The others all disappeared, not daring to look back as at least one of them had nearly fallen off doing that. I eventually got the bike started and followed. A short while later I came around a bend to a steep give way junction totally covered in sheet ice. I wasn’t going quickly but there was no way I’d stop on that much ice so falling off again seemed like the safest option and I did stop short of the junction, albeit with the bike on its side. Again. On the plus side I was having trouble getting the bike going and was given a tip which really did help after it had been on its side.

The journey to the second meeting point continued, slowly and carefully and I made it there without any further incident. We suggested to the rest of the group that they might want to be careful although it was obvious they didn’t quite understand what we were talking about.

From this point on it turned out the worst of the ice was behind us as the sun was starting to make its mark. The way some of the rest of the group were riding, it can only have been a good thing. Personally, I was riding extremely slowly, determined not to come around bends to find sheet ice at an inappropriate speed, or follow anyone else too closely. The destination was Alston, the highest market town in England, a place known for its snow, ice, mist and general weather (as well as its nice tarmac roads for road bikes and its green ones which were the days objective).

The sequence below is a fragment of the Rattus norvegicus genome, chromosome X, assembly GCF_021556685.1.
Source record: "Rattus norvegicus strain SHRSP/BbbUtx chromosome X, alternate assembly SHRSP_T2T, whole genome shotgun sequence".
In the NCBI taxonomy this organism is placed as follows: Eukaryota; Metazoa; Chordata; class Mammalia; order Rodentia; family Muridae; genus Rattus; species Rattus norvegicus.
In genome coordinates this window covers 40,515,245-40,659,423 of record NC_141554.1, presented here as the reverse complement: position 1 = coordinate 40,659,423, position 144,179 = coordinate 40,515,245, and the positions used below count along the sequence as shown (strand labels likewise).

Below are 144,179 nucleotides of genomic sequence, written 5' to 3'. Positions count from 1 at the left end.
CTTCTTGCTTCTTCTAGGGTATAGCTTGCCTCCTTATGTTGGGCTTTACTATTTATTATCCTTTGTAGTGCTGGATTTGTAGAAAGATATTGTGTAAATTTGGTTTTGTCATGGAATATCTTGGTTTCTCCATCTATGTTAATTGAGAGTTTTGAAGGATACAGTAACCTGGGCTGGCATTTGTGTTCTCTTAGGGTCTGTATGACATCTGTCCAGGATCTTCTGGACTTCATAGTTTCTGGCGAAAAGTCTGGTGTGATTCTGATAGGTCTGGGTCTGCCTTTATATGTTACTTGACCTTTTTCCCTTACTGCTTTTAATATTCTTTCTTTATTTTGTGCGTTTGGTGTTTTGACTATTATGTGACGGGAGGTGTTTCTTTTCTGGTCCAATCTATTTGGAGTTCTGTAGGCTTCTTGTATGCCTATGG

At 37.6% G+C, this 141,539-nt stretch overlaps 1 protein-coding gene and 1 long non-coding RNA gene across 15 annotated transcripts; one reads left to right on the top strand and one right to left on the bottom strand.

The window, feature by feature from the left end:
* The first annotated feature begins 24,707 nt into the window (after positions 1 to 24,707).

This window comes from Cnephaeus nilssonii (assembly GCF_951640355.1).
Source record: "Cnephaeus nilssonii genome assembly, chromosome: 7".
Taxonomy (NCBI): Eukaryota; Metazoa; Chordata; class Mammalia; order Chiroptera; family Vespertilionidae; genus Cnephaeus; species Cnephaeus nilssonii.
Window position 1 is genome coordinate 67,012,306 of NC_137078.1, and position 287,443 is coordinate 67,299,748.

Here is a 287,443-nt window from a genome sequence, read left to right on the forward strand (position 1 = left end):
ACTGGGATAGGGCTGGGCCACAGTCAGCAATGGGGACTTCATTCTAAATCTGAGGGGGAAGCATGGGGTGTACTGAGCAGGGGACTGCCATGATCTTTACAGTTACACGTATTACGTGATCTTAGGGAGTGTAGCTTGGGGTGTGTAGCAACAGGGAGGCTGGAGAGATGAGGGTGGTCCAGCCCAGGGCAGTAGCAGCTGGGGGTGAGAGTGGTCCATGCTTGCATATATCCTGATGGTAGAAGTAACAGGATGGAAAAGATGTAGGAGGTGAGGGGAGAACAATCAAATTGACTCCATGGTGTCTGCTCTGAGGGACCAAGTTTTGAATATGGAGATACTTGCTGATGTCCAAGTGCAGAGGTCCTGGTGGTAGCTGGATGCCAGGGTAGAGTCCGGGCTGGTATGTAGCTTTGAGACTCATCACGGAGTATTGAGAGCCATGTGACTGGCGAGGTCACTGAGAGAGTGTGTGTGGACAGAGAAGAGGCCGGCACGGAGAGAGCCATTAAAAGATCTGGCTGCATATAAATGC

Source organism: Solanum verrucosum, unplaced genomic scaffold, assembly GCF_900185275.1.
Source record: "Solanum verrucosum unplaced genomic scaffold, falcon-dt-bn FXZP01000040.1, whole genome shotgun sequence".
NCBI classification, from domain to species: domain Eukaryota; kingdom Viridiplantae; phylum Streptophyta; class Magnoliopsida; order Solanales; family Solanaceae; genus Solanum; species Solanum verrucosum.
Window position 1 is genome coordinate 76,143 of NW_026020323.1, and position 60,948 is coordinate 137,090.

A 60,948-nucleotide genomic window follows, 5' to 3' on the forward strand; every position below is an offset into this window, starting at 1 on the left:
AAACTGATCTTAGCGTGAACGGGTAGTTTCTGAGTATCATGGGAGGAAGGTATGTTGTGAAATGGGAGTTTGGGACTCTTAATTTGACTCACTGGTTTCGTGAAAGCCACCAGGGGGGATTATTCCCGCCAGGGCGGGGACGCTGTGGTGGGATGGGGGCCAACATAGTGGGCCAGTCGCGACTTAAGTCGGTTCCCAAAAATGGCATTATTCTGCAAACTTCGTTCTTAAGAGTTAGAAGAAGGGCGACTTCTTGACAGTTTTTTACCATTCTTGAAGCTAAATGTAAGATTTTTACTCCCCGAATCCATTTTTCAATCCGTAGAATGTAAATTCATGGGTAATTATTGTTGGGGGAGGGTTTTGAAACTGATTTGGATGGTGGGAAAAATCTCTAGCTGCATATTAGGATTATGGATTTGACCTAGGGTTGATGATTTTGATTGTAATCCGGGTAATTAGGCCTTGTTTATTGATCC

The next few lanes were fine and eventually we were at the bottom of the trail up to Long Cross. This is an ascent I’ve mentioned before, steep, rocky and today, covered in snow and ice. I did make it about two thirds of the way up on the rocky route itself but after having the bike slip and slide a lot and with total sheet ice ahead, I joined the others and rode up the grass bank which was much easier. We found a gate buried in a deep snow drift next but this wasn’t much of a problem as you could just ride over it. After Long Cross we crossed the A686 the bike stalled and wouldn’t start. I bumped it down the rocky ice covered trail with little success. At the bottom I realised it was out of fuel so switched onto reserve at which point it started much to my relief. It was then into Alston for lunch. The usual Cafe was shut so we tried somewhere new and it seemed appropriate to have cumberland sausage :).